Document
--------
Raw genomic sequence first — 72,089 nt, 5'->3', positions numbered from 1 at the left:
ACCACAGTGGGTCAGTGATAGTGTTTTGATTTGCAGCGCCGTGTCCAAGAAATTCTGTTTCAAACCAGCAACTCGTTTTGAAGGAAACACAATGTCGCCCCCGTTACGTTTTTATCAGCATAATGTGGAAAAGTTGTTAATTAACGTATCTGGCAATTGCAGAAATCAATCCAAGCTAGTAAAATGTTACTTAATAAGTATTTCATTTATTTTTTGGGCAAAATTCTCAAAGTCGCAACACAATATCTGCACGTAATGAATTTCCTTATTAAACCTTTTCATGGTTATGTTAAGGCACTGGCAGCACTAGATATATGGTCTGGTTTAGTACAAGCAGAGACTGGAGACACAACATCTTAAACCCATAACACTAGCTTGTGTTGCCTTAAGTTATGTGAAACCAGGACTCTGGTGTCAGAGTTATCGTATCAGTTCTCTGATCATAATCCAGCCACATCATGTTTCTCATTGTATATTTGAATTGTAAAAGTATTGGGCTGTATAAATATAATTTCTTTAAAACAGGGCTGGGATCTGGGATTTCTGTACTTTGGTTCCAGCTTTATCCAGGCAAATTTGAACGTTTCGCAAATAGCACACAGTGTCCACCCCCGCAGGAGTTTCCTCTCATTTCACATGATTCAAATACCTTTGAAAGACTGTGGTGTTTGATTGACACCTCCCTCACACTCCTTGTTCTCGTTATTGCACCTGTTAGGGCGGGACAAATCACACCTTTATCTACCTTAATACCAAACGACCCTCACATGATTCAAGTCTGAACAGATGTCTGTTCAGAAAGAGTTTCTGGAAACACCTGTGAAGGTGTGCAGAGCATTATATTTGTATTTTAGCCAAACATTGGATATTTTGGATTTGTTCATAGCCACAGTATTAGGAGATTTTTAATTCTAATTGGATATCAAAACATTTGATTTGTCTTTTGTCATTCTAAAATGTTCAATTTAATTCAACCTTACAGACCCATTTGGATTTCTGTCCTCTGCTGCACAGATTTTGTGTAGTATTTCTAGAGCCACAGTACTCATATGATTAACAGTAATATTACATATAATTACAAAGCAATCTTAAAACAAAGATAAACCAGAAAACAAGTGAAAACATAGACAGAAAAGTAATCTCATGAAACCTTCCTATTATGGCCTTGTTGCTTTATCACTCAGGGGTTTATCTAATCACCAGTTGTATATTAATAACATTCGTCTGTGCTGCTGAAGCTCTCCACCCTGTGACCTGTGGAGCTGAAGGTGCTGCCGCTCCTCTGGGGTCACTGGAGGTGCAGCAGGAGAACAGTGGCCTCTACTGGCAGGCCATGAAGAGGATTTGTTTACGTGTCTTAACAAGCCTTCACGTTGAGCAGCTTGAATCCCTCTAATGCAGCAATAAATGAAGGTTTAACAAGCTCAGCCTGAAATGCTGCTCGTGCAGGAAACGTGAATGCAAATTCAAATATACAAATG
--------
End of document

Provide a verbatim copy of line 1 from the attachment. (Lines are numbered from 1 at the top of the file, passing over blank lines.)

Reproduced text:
Raw genomic sequence first — 72,089 nt, 5'->3', positions numbered from 1 at the left: